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With an adj or v: Completely, entirely. Note: The widespread use of clear with prepositions or prepositional adverbs in the sense “all the way”—as in “They drove clear through (the town)”—is not illustrated here. [OED2 clear adv. B5a 1522→, “Obsolete exc. dialect and U.S.”; EDD clear adv. 8]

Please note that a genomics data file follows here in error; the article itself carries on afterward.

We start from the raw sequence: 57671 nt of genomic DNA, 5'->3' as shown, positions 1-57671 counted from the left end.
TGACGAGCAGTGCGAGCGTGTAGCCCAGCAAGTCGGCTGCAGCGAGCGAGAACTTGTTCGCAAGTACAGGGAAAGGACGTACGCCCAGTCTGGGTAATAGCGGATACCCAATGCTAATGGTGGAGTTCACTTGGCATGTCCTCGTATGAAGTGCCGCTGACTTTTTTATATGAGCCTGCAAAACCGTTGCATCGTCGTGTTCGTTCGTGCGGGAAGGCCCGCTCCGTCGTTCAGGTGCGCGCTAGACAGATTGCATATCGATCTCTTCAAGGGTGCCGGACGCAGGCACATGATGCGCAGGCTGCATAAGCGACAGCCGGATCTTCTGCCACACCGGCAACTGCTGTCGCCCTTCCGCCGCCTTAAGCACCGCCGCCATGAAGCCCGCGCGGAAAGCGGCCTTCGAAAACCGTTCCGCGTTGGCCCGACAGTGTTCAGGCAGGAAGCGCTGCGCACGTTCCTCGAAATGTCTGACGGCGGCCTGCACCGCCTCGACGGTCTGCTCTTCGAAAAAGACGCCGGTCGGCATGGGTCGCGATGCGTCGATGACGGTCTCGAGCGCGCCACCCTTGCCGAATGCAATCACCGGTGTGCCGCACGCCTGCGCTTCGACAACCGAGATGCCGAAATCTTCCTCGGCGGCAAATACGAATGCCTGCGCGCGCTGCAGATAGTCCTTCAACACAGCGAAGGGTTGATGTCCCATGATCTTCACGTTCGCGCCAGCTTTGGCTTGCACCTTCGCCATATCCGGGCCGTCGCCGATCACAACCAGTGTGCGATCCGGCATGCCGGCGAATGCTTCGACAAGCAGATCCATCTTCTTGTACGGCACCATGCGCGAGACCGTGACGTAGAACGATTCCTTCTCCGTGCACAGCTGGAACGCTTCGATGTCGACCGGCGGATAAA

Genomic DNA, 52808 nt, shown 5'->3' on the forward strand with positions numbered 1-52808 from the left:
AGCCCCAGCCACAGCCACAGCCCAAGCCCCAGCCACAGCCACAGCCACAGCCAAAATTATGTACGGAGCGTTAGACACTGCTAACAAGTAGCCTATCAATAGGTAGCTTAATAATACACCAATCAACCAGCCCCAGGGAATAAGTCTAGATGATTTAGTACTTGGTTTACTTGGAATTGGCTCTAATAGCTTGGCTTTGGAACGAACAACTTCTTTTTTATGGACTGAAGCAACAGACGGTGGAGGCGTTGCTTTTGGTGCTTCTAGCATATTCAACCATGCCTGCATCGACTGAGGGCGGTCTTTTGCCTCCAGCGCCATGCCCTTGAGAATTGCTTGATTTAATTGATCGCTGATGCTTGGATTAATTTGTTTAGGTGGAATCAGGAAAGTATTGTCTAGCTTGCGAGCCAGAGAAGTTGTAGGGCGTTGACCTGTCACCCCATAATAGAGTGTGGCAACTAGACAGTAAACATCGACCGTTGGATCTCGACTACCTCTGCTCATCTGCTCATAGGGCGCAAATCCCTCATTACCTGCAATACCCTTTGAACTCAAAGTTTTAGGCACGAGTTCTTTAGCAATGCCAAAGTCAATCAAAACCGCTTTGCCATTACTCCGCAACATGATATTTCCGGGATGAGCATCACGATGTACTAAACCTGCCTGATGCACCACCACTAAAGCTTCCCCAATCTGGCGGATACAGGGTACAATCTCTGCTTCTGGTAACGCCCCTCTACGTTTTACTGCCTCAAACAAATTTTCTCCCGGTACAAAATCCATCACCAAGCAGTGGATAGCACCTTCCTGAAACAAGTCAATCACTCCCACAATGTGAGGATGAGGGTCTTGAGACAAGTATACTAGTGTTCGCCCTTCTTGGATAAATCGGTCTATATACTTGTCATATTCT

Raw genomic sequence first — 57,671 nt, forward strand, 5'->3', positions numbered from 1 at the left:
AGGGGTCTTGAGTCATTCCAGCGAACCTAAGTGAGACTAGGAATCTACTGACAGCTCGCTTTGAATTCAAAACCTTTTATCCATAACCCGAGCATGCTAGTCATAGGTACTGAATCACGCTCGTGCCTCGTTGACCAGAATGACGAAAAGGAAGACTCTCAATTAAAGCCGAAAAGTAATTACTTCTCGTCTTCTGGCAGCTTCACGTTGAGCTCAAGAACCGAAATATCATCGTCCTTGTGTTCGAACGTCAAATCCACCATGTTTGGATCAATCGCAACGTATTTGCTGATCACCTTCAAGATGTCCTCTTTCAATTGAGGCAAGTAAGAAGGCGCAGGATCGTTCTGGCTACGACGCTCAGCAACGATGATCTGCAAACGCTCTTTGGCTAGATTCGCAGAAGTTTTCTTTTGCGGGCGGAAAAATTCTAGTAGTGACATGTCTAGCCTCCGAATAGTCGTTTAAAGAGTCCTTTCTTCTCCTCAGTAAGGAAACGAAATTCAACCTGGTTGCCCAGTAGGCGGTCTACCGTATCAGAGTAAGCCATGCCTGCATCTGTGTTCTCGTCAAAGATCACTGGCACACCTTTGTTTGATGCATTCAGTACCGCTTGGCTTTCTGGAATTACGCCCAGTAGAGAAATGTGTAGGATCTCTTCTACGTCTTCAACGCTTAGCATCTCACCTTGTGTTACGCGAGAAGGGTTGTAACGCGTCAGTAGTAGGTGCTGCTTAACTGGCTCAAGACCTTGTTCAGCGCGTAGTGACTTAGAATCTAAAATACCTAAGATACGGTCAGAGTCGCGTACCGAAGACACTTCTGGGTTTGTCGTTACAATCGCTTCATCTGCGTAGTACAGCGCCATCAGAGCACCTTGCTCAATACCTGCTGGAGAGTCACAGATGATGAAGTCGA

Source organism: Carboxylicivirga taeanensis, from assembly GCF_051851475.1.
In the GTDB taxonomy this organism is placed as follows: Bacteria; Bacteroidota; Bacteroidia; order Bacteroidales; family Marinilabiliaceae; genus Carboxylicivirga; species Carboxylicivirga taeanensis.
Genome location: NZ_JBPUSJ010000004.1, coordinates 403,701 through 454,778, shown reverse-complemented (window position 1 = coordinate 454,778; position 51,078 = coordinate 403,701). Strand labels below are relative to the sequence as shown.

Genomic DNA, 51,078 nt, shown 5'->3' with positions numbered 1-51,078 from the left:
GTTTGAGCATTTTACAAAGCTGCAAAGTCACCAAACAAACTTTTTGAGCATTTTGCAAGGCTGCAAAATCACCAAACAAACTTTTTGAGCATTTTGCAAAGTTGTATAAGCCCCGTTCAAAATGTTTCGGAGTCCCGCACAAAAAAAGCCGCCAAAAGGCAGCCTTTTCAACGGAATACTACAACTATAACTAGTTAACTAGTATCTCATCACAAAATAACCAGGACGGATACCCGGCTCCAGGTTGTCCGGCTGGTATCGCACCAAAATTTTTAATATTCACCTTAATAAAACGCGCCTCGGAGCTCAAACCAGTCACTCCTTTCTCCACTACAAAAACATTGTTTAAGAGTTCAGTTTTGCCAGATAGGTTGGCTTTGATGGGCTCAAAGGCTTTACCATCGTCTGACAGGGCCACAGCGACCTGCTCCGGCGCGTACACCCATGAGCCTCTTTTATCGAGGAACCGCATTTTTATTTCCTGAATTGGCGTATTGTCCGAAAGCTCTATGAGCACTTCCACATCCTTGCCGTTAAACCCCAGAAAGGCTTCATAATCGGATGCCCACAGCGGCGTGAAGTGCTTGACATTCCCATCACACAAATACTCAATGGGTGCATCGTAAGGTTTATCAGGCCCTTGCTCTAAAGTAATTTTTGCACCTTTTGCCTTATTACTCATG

1835 Longstreet GA Scenes 212, Well, I’m clear put out! Seems to me I’m gittin’ mighty forgetful some how. 1845 Kirkland Western Clearings 78 MI, I’m clear tuckered out with these young ’uns. 1869 Stowe Oldtown Folks 605 MA, She was clear wore out afore she died. Wal, jest half on her was clear paralyzed, poor crittur. 1903 [see A above]. 1903 DN 2.309 seMO, I clar forgot my deeds. 1916 DN 4.342 eOH, LA, Clear done. Completely finished. 1941 Skidmore Hawk’s Nest 11 Sth, All four my young’uns was goin’ to school the same time. . . Then the de-pression come along and they clear quit out. 1965–70 DARE (Qu. LL28, . . Entirely full: “The box of apples was _____.”) 19 Infs, scattered N Midl, West, Clear full; (Qu. U41a, Somebody who has lost everything and is very poor: “He’s _____.”) Inf IA11, Clear down-and-out; (Qu. JJ30a, . . Expressions for forgetting something: “I _____.”) Infs FL14, LA2, VA38, 42, Clear forgot; (Qu. KK20b, Something that looks as if it might collapse any minute: “Our old washing machine is _____.”) Inf MD24, Clear gone. 1992 DARE File IN, When I stopped by the popcorn machine today, a woman said, “The popcorn is clear out.” She was from Indianapolis.
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